What is Sleep Apnea?
Sleep apnea is a serious sleep disorder that occurs when a person’s breathing is broken up during sleep. Referred to as “apnea”, these lapses can cause people to stop breathing hundreds of times throughout the night.
At least 2 million Americans have sleep apnea and because it occurs while sleeping, most people don’t know they have it. It’s also difficult for doctors to detect because they can’t actually see it during a routine office visit and there’s no blood test to check for it.
When you sleep, your body rests and restores energy, impacting your mental and physical well-being. A good night’s sleep is the best way to help cope with stress, overcome illness, solve problems and function effectively at work or school. During the periods of apnea, the oxygen levels in the blood drop and a flood of hormonal reactions occur. You may wake up as many as 30 times an hour in a state of “fright” or “panic”, as if you were being chased by a wild animal.
As you can imagine, sleep apnea can take a toll on your daily routine. People with sleep apnea are five times more likely to have a serious car crash. They also may find themselves falling asleep at work. Others may complain of moodiness, depression or being irritable.
Impact on the Heart & Vascular System
Sudden drops in oxygen levels cause a rise in blood pressure and a strain on the heart and vascular system. If you have sleep apnea, your risk of high blood pressure can be two to three times higher than if you do not. In people who already have heart disease, the frequent spells of apnea can lead to sudden cardiac death. Sleep apnea also increases the risk of stroke regardless of whether or not you have high blood pressure.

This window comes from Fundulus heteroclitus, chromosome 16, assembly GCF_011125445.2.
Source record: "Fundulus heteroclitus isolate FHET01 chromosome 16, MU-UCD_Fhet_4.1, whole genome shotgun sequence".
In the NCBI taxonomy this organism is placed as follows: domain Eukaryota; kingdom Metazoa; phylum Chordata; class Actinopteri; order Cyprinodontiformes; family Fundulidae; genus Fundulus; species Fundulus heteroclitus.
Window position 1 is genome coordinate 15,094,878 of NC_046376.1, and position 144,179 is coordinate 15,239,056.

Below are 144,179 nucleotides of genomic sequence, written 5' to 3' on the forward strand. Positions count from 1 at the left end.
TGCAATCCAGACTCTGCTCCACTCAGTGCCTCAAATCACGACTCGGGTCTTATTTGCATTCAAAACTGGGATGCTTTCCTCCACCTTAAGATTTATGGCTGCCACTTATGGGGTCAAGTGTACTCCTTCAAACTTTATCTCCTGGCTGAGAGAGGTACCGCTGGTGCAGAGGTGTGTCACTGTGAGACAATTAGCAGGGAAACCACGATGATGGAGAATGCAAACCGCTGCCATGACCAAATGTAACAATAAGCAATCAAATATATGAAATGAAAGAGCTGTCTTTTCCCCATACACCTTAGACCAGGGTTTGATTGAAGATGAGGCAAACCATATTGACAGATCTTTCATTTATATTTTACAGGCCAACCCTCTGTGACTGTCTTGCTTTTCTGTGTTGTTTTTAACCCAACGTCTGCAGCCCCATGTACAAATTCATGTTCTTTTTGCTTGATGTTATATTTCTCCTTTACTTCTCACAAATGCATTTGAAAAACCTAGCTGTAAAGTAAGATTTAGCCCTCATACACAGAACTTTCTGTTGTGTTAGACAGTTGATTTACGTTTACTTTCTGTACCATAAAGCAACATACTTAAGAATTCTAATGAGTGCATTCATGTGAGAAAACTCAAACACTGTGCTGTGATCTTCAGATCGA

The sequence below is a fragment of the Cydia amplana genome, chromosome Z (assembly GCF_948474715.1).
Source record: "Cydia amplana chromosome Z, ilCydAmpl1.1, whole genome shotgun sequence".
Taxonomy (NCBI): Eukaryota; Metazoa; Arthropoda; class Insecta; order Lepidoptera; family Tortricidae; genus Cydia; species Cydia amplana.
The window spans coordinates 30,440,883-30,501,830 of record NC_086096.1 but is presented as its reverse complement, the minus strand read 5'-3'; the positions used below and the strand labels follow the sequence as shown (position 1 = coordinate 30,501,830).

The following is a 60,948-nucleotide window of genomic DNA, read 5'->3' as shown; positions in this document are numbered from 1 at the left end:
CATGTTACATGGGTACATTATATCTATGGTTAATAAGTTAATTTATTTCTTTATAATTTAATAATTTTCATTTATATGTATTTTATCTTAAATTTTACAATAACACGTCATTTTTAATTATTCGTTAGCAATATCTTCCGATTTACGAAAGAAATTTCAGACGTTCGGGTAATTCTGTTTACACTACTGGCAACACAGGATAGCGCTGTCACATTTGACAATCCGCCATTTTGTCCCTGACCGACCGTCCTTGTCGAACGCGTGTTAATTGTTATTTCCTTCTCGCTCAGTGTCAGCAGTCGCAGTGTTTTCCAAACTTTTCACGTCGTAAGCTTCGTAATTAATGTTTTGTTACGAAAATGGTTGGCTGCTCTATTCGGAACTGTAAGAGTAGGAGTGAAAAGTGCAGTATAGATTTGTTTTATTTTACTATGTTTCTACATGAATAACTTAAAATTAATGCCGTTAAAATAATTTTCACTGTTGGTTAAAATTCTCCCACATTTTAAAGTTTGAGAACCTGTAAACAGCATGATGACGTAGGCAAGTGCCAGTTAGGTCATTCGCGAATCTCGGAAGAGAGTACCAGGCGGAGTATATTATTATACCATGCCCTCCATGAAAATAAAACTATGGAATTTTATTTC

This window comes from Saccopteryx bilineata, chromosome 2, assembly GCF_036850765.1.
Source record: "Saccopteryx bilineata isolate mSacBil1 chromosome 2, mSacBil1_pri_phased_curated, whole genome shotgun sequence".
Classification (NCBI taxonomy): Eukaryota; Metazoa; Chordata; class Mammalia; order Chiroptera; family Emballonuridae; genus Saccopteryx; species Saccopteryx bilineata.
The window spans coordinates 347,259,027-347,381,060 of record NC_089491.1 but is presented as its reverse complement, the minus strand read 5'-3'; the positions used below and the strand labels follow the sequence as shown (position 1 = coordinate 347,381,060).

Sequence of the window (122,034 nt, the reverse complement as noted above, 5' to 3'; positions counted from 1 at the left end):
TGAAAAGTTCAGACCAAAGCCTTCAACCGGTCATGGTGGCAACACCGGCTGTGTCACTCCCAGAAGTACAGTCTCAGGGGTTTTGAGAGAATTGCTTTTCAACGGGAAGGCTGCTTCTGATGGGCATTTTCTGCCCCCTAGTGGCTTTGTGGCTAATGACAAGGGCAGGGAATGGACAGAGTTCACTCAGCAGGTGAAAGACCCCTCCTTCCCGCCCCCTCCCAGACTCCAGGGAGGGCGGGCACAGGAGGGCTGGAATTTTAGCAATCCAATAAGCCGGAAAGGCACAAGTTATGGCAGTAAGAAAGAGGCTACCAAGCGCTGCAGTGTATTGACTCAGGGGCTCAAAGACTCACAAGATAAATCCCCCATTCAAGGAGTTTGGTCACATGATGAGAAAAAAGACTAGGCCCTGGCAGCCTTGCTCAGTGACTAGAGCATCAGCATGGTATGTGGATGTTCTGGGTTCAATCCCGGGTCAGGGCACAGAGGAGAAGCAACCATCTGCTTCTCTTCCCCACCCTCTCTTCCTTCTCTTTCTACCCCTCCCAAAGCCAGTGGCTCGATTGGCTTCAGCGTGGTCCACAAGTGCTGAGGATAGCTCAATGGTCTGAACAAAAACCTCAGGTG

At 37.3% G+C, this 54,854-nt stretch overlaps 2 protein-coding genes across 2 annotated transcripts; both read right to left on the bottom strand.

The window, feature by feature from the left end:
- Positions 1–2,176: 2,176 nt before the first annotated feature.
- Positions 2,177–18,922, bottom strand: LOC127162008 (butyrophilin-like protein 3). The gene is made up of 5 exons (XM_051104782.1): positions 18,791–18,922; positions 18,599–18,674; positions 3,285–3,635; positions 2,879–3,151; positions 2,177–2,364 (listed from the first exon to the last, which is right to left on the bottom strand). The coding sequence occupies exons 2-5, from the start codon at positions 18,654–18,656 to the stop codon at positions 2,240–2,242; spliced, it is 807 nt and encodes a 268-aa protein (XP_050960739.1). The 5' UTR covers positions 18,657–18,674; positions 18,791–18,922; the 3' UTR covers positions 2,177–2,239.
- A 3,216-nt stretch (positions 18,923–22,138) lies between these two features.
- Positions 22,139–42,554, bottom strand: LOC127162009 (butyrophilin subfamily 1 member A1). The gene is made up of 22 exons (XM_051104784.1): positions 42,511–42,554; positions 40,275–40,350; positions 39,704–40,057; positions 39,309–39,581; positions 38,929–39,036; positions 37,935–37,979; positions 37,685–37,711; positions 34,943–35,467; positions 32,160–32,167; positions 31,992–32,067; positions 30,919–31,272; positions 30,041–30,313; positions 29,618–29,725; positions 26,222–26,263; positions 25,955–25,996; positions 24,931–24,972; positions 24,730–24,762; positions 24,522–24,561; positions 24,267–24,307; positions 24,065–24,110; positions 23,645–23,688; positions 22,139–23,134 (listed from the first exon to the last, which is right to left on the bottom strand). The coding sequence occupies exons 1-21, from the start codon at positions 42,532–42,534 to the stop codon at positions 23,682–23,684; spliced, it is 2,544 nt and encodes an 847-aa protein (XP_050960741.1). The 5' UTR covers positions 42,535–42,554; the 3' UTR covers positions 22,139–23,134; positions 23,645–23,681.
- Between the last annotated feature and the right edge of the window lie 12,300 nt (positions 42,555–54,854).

Increased Risks Following Surgery
People with sleep apnea also have higher risks during and after surgery. This is because the patient is often lying flat, and many of the medications during and after surgery can interfere with breathing.
Effect on Relationships
Loud snoring can keep those around you from getting good rest and over time, could disrupt relationships. Often the partner must go to another room or area of the house to sleep. Many bed partners of people who snore are sleep deprived as well. It is often the sleep partner who sees the signs and symptoms and sends their partner to seek attention.
Below is a list of common risk factors, as well as the signs and symptoms of sleep apnea. If you are concerned that you may be dealing with sleep apnea, please contact your primary care physician about a referral or call the ASK-A-NURSE Resource Center at 913-676-7777.
Signs and Symptoms
Article: The Miracle of Sleep
Click here to read about 53-year-old Daniel Johnson who snored terrible, had trouble staying awake at work and was dealing with other health issues. After spending time in Shawnee Mission Medical Center’s Sleep Disorders Center, he saw a miraculous difference.